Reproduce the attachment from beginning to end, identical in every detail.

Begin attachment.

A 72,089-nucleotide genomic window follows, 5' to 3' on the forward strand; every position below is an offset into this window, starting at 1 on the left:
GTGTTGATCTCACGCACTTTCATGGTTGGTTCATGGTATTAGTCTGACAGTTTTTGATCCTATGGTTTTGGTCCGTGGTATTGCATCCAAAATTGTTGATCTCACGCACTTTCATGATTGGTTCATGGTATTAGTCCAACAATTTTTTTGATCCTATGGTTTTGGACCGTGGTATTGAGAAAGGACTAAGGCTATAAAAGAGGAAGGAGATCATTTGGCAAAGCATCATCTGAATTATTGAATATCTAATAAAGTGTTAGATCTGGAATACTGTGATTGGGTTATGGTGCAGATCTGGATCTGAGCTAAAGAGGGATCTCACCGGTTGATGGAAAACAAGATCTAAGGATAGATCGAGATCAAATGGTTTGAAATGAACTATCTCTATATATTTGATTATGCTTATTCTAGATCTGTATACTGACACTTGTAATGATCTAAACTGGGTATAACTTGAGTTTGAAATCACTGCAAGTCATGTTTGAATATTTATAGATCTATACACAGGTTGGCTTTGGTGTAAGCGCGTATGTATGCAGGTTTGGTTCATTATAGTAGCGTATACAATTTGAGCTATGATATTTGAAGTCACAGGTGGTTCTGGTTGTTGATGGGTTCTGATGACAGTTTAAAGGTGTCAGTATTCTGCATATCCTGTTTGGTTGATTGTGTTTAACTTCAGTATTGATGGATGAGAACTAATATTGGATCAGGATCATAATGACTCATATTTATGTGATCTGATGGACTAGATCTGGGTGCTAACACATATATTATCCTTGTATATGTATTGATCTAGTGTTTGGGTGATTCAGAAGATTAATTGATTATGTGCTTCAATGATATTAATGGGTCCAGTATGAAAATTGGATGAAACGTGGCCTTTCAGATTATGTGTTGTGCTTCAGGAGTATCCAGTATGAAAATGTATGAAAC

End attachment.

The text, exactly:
A 72,089-nucleotide genomic window follows, 5' to 3' on the forward strand; every position below is an offset into this window, starting at 1 on the left:
GTGTTGATCTCACGCACTTTCATGGTTGGTTCATGGTATTAGTCTGACAGTTTTTGATCCTATGGTTTTGGTCCGTGGTATTGCATCCAAAATTGTTGATCTCACGCACTTTCATGATTGGTTCATGGTATTAGTCCAACAATTTTTTTGATCCTATGGTTTTGGACCGTGGTATTGAGAAAGGACTAAGGCTATAAAAGAGGAAGGAGATCATTTGGCAAAGCATCATCTGAATTATTGAATATCTAATAAAGTGTTAGATCTGGAATACTGTGATTGGGTTATGGTGCAGATCTGGATCTGAGCTAAAGAGGGATCTCACCGGTTGATGGAAAACAAGATCTAAGGATAGATCGAGATCAAATGGTTTGAAATGAACTATCTCTATATATTTGATTATGCTTATTCTAGATCTGTATACTGACACTTGTAATGATCTAAACTGGGTATAACTTGAGTTTGAAATCACTGCAAGTCATGTTTGAATATTTATAGATCTATACACAGGTTGGCTTTGGTGTAAGCGCGTATGTATGCAGGTTTGGTTCATTATAGTAGCGTATACAATTTGAGCTATGATATTTGAAGTCACAGGTGGTTCTGGTTGTTGATGGGTTCTGATGACAGTTTAAAGGTGTCAGTATTCTGCATATCCTGTTTGGTTGATTGTGTTTAACTTCAGTATTGATGGATGAGAACTAATATTGGATCAGGATCATAATGACTCATATTTATGTGATCTGATGGACTAGATCTGGGTGCTAACACATATATTATCCTTGTATATGTATTGATCTAGTGTTTGGGTGATTCAGAAGATTAATTGATTATGTGCTTCAATGATATTAATGGGTCCAGTATGAAAATTGGATGAAACGTGGCCTTTCAGATTATGTGTTGTGCTTCAGGAGTATCCAGTATGAAAATGTATGAAAC